Our son's story: how Iraqi's death led to murder trial for seven Paras

Kim Sengupta
Wednesday 09 February 2005 01:00

Nadhem Abdullah al-Saqer is the Iraqi man seven paratroopers have been accused of murdering.

Nadhem Abdullah al-Saqer is the Iraqi man seven paratroopers have been accused of murdering.

Mr Abdullah, 18, was allegedly beaten to death near a checkpoint at Uzair, north of Basra on 11 May 2003, soon after the official end of the war, in the British-controlled south of the country.

Yesterday his family told The Independent of their grief and incomprehension at what had happened. They said they had not been told by British authorities about the charges being brought in London.

Mr Abdullah's brother, Ali, 22, said: "Our family has not recovered from what has happened to Nadhem. Our mother cries every day. We do not know what is happening and we do not know about this court case. We have not been offered any compensation for our brother's death and no one has explained why it happened."

Mr Abdullah's mother, who is in her late sixties, said: "My son was a good boy and he was not involved in any kind of politics. My life has been destroyed by this. Why did this happen?"

The seven soldiers are serving and former members of the 3rd Battalion, the Parachute Regiment. Lord Goldsmith, the Attorney General, said they will stand trial for a joint offence of murder and a second joint charge of violent disorder, contrary to Section 70 of the Army Act and Section 2 of the Public Order Act 1986.

Army prosecutors have investigated more than 160 allegations of abuse by British soldiers in Iraq. More than 40 are still being dealt with, including two cases in which murder charges against four soldiers are said to be pending. Admiral Sir Alan West, the First Sea Lord, and General Sir Mike Jackson, the head of the Army, have expressed concern as the number of cases has mounted.

The Abdullah family lives in a rural area south of Amarah, the scene of fierce clashes between insurgents and British forces. A month after the death, six British military policemen were killed while taking refuge at a police station in nearby Majir al-Kabir.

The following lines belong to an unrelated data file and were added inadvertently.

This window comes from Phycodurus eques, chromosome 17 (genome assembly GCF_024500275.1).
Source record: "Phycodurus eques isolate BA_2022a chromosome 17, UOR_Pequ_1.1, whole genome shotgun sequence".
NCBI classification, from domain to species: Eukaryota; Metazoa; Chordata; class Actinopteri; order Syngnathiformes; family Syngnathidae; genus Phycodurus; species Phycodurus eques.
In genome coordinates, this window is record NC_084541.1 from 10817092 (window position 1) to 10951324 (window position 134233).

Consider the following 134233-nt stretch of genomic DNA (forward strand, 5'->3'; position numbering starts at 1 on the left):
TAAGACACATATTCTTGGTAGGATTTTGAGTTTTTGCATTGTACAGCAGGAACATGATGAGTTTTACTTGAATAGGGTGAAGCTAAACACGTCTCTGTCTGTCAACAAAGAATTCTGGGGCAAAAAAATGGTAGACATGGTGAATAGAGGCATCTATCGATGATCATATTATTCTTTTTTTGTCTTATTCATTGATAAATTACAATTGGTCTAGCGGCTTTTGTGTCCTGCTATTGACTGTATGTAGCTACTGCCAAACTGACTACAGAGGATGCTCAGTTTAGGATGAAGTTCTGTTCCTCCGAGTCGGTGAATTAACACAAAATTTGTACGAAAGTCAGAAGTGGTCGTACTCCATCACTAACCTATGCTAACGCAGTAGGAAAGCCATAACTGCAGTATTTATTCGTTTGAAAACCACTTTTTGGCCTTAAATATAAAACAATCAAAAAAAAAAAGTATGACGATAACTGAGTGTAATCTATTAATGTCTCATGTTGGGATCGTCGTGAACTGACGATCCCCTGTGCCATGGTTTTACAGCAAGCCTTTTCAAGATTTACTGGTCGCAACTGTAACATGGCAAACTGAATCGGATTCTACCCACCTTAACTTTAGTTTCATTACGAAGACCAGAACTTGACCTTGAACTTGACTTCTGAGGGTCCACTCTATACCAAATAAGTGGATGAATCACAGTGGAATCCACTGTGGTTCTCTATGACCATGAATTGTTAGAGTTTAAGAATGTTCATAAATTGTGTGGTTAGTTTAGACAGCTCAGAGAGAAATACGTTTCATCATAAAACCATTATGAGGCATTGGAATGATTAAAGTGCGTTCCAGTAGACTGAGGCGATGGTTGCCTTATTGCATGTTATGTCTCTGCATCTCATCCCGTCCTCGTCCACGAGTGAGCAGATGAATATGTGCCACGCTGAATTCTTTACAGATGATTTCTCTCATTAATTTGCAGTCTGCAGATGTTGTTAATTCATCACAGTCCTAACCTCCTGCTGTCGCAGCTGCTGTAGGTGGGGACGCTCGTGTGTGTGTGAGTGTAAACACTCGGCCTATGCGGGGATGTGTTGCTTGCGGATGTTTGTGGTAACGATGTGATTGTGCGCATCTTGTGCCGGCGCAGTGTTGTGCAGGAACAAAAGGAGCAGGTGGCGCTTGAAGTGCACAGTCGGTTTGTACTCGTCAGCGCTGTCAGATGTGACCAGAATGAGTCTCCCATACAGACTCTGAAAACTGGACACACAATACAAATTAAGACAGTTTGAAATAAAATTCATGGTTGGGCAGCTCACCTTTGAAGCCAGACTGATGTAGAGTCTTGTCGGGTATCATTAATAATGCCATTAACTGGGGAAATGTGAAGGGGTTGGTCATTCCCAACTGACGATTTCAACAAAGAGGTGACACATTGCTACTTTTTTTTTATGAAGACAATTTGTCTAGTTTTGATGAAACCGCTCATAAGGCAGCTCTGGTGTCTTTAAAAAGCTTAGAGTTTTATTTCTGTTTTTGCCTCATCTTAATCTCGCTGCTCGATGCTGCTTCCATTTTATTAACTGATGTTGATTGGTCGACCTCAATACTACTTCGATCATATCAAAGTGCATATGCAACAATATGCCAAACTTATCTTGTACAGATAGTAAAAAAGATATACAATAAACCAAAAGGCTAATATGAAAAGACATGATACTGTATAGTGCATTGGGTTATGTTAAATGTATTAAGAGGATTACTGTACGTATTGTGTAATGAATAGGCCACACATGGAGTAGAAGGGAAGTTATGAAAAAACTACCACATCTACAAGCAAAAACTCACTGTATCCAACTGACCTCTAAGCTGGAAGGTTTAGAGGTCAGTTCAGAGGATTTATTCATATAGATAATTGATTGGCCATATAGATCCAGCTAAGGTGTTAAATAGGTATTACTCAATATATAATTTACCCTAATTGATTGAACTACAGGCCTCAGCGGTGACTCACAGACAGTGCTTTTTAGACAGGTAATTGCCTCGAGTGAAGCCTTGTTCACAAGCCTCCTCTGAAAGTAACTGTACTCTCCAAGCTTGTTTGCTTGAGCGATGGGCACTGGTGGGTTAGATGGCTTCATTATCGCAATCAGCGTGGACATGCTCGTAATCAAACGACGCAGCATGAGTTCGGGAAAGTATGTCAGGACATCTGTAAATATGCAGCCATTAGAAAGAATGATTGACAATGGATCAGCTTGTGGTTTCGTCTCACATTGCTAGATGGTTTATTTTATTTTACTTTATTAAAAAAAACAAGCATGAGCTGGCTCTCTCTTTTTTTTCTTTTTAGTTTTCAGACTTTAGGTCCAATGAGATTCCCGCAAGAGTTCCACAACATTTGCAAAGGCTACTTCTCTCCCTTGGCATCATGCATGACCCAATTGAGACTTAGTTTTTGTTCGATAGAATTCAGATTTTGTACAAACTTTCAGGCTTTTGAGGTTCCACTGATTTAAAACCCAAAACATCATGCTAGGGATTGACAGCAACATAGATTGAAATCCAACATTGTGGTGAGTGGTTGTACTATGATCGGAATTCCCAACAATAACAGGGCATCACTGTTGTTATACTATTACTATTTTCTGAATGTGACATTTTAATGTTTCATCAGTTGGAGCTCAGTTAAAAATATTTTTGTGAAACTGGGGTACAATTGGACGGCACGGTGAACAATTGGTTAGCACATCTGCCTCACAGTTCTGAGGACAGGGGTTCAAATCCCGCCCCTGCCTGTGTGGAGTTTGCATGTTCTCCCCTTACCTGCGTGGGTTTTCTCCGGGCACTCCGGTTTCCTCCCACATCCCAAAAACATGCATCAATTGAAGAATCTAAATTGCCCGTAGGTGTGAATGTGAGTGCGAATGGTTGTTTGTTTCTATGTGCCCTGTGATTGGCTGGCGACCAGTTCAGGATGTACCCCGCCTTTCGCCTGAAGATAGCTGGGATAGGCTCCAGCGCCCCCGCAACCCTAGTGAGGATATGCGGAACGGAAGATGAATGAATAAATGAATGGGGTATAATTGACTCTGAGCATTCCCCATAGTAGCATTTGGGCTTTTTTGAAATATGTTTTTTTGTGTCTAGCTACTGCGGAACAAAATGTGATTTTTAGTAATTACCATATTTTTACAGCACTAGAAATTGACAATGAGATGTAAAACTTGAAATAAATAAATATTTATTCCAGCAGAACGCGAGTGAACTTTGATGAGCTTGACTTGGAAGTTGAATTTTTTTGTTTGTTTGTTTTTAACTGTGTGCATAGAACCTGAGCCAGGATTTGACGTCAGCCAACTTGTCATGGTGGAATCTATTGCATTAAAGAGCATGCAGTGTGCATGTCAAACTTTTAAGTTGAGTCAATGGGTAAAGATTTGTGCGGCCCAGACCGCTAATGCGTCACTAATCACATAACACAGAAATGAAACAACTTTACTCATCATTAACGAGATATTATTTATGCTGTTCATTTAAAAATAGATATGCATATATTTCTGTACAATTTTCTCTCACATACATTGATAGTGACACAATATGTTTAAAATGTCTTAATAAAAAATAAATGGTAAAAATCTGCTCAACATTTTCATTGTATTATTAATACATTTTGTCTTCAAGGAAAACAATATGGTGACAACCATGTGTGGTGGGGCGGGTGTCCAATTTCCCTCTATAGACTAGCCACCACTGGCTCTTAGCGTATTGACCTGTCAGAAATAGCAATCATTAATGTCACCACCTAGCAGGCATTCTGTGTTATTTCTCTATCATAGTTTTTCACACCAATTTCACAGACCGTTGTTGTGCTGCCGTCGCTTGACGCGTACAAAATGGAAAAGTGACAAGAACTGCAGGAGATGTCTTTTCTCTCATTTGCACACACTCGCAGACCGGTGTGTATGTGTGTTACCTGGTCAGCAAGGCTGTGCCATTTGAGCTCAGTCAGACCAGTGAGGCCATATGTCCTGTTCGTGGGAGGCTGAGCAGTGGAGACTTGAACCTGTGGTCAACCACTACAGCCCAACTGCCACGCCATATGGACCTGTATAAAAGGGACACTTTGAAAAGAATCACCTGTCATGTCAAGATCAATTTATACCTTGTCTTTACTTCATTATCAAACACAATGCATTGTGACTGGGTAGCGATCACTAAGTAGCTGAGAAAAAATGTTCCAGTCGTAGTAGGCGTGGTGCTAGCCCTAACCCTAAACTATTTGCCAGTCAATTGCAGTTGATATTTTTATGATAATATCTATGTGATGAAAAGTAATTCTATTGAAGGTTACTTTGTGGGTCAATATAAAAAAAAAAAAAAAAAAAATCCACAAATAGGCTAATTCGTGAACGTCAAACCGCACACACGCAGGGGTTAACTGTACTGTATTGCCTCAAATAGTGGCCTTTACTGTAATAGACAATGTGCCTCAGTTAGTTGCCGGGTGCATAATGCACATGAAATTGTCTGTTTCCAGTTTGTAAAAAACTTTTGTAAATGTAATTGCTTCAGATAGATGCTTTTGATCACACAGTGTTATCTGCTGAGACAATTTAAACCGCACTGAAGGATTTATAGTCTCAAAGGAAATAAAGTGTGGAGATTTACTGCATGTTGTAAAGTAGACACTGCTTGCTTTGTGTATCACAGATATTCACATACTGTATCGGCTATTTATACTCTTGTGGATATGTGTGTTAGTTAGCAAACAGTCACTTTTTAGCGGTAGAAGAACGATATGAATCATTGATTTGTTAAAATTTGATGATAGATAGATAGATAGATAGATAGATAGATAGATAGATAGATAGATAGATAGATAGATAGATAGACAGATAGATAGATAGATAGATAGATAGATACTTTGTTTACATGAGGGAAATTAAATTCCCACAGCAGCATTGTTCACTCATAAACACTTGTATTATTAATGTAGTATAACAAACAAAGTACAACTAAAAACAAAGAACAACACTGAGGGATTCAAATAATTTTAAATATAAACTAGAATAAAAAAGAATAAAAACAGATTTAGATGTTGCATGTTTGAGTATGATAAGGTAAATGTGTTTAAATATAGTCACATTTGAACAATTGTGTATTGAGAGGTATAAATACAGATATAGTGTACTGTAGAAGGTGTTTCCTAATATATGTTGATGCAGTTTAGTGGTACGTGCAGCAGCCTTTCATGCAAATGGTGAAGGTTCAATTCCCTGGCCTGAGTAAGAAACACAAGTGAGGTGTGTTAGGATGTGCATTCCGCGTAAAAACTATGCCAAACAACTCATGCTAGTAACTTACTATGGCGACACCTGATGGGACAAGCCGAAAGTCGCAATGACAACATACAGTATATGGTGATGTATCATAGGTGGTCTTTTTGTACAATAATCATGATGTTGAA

Mr Abdullah had worked as a casual farm worker and helped herd his family's cattle. On the day of his death, he left with a friend, A'athar Finjan in a four-wheel-drive vehicle, being used as a minibus, taking the main road out of Uzair at just after 5pm to go to a market.

The vehicle was stopped at a military roadblock and several passengers are said to have fled. Witnesses said Mr Abdullah and Mr Finjan were kicked in the head and stomach.

After the soldiers left, the Abdullahs say a local man called Essa took their son, who was the more seriously injured, back to his home. Ali said: "We took him to a healthcare centre, but the doctor said he could not help because Nadhem was so badly wounded. He was sent to Amarah Hospital where X-rays showed he had bleeding in his brain and stomach. He died there the next morning.

"We had heard the British soldiers were looking for a car. But Nadhem and the others were in a bus belonging to the State Office so I don't see why there should have been confusion. We did not have any trouble with the Army and Nadhem was not involved with any insurgents or anything like that. We are very angry that he should have died in this way."

The Attorney General has named three of the soldiers charged as Corporal Scott Evans, Private William Nerney, and Daniel Harding, who has now left the Army.

Reports say all those charged will deny the allegations. Some are understood to claim the alleged incident never took place.

The mother of Roberto Di Gregorio, one of those said to be charged, said: "Of course he is not responsible for this. When he was going out to the Gulf, he said to me, 'Mum, remember when you hear about the war going on, I am defending you, my country and the world'."

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